Wednesday, April 27, 2011


My youngest turned five today. It makes me sentimental and sad. For her part, she opened everything, very businesslike, with a shrug and a "that's nice" or a thank you or, sweetest of all, turning to her sister, we can share this!

Then, when they were all opened, she let loose a LOUD scream--an Arrrmphh-- jumped Really High five times, coming down Hard and said, loudly "Best Birthday Ever!"

Thursday, April 14, 2011

Waiting for the Bus

This quotation from feminist geographer Doreen Massey haunts me:

Much of life for most people, even at the heart of the first world, still consists of waiting in a bus-shelter with your shopping for a bus that never comes.

Wednesday, April 06, 2011

The Myth of Progress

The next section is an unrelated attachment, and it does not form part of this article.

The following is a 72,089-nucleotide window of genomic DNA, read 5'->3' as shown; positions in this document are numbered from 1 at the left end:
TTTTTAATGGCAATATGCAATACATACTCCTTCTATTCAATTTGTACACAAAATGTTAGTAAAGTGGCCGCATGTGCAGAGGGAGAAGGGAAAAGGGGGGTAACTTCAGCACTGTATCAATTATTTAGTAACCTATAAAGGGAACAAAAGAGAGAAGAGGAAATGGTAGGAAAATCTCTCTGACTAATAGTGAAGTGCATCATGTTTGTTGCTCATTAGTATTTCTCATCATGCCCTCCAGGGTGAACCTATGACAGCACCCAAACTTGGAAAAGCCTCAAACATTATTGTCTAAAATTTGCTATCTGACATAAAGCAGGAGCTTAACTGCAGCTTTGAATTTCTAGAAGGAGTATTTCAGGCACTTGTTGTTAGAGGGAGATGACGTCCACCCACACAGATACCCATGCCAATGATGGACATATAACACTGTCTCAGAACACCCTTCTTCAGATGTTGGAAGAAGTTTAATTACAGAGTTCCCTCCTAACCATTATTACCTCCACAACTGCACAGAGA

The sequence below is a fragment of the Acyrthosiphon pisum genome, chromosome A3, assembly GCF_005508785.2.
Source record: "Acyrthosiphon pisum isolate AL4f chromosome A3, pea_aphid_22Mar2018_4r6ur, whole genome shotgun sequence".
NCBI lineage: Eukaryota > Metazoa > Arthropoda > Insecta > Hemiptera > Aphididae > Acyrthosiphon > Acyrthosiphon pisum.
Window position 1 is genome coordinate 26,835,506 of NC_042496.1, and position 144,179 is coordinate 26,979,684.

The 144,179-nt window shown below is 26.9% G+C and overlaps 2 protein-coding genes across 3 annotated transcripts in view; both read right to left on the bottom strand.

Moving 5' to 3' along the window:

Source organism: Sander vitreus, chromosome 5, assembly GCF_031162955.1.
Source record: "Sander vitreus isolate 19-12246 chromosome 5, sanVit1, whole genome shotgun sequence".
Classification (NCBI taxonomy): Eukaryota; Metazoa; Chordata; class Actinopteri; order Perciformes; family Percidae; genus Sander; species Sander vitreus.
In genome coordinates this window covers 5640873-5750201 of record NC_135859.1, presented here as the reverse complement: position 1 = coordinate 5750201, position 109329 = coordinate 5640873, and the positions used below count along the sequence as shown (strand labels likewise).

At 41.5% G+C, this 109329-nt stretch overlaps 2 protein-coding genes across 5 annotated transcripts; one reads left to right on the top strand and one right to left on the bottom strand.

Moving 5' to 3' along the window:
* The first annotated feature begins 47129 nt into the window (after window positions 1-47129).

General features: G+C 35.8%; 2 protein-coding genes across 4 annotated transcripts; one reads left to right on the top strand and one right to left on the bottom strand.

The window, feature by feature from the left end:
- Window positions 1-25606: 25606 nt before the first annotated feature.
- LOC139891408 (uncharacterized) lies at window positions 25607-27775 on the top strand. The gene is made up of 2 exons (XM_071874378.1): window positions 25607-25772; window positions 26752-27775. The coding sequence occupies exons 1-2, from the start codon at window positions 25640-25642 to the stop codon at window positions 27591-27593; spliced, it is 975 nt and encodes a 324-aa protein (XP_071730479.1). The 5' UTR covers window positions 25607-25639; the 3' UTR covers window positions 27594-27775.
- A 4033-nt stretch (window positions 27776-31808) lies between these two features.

A month ago, Guernica linked to a blog post from Amy Davidson at The New Yorker. Meditating on the death of nine little boys in Afghanistan, out gathering firewood, she asked us to pause, once again, over this war. “Do we know the costs, or even understand our own losses?” she asks. Reflecting on the testimony of the surviving witness, she offers an aside: “Hemad is eleven years old. (So, as it happens, is my own child.)” 

That aside touched me deeply. When terrible things happen to someone who is just my age or just my child’s age, we feel them more keenly. We can imagine more vividly how great the loss because we are intimately involved in what it is to be eleven or the mother of someone who is.

I thought about how little I’ve done to work for peace in the past year. At other times, I’ve really tried to do my part, but it’s been a long time since I have even blogged about peace, let alone tried to contact congress. I’m deleting emails from progressive groups unread and I’ve barely signed a petition in 2011. So, for the past month, I’ve been wondering what I can do to work for peace.